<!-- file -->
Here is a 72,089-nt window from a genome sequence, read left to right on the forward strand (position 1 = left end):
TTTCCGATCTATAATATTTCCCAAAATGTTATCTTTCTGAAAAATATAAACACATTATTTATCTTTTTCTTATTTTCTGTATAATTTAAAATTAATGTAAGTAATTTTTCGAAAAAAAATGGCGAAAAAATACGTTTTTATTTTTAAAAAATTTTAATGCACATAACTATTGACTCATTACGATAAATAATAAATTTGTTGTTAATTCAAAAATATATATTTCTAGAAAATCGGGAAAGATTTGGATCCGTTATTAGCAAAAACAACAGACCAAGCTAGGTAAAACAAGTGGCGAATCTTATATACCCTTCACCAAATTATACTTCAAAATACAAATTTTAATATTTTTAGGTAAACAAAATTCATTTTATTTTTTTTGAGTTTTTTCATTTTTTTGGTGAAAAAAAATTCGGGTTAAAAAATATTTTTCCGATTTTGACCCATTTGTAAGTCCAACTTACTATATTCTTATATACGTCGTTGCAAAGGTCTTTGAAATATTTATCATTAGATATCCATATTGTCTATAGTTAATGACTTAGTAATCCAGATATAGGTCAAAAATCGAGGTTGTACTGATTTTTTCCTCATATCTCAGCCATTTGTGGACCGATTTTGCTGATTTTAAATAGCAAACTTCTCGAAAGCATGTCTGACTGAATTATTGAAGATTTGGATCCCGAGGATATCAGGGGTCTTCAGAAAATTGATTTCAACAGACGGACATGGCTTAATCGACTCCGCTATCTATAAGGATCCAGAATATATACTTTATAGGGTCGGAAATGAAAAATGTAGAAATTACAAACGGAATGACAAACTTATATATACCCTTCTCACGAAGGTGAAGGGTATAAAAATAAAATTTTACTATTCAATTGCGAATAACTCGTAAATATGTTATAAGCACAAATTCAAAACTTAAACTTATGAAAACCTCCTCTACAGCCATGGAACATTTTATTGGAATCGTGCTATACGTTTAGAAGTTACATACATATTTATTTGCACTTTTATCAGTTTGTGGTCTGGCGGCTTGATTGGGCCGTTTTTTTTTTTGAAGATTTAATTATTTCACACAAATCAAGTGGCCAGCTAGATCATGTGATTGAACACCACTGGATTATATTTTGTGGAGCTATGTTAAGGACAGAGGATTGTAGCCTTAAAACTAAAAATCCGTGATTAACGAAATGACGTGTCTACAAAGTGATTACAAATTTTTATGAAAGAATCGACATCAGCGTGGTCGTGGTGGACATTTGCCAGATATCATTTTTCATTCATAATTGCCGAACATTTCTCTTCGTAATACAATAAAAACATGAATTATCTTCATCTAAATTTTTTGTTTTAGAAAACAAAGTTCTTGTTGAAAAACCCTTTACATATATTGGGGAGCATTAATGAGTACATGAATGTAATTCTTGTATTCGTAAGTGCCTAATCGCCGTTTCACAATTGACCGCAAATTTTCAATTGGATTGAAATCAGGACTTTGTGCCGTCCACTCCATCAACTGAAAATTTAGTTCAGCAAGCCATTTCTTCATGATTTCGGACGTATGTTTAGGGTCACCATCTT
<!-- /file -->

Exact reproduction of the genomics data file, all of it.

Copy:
Here is a 72,089-nt window from a genome sequence, read left to right on the forward strand (position 1 = left end):
TTTCCGATCTATAATATTTCCCAAAATGTTATCTTTCTGAAAAATATAAACACATTATTTATCTTTTTCTTATTTTCTGTATAATTTAAAATTAATGTAAGTAATTTTTCGAAAAAAAATGGCGAAAAAATACGTTTTTATTTTTAAAAAATTTTAATGCACATAACTATTGACTCATTACGATAAATAATAAATTTGTTGTTAATTCAAAAATATATATTTCTAGAAAATCGGGAAAGATTTGGATCCGTTATTAGCAAAAACAACAGACCAAGCTAGGTAAAACAAGTGGCGAATCTTATATACCCTTCACCAAATTATACTTCAAAATACAAATTTTAATATTTTTAGGTAAACAAAATTCATTTTATTTTTTTTGAGTTTTTTCATTTTTTTGGTGAAAAAAAATTCGGGTTAAAAAATATTTTTCCGATTTTGACCCATTTGTAAGTCCAACTTACTATATTCTTATATACGTCGTTGCAAAGGTCTTTGAAATATTTATCATTAGATATCCATATTGTCTATAGTTAATGACTTAGTAATCCAGATATAGGTCAAAAATCGAGGTTGTACTGATTTTTTCCTCATATCTCAGCCATTTGTGGACCGATTTTGCTGATTTTAAATAGCAAACTTCTCGAAAGCATGTCTGACTGAATTATTGAAGATTTGGATCCCGAGGATATCAGGGGTCTTCAGAAAATTGATTTCAACAGACGGACATGGCTTAATCGACTCCGCTATCTATAAGGATCCAGAATATATACTTTATAGGGTCGGAAATGAAAAATGTAGAAATTACAAACGGAATGACAAACTTATATATACCCTTCTCACGAAGGTGAAGGGTATAAAAATAAAATTTTACTATTCAATTGCGAATAACTCGTAAATATGTTATAAGCACAAATTCAAAACTTAAACTTATGAAAACCTCCTCTACAGCCATGGAACATTTTATTGGAATCGTGCTATACGTTTAGAAGTTACATACATATTTATTTGCACTTTTATCAGTTTGTGGTCTGGCGGCTTGATTGGGCCGTTTTTTTTTTTGAAGATTTAATTATTTCACACAAATCAAGTGGCCAGCTAGATCATGTGATTGAACACCACTGGATTATATTTTGTGGAGCTATGTTAAGGACAGAGGATTGTAGCCTTAAAACTAAAAATCCGTGATTAACGAAATGACGTGTCTACAAAGTGATTACAAATTTTTATGAAAGAATCGACATCAGCGTGGTCGTGGTGGACATTTGCCAGATATCATTTTTCATTCATAATTGCCGAACATTTCTCTTCGTAATACAATAAAAACATGAATTATCTTCATCTAAATTTTTTGTTTTAGAAAACAAAGTTCTTGTTGAAAAACCCTTTACATATATTGGGGAGCATTAATGAGTACATGAATGTAATTCTTGTATTCGTAAGTGCCTAATCGCCGTTTCACAATTGACCGCAAATTTTCAATTGGATTGAAATCAGGACTTTGTGCCGTCCACTCCATCAACTGAAAATTTAGTTCAGCAAGCCATTTCTTCATGATTTCGGACGTATGTTTAGGGTCACCATCTT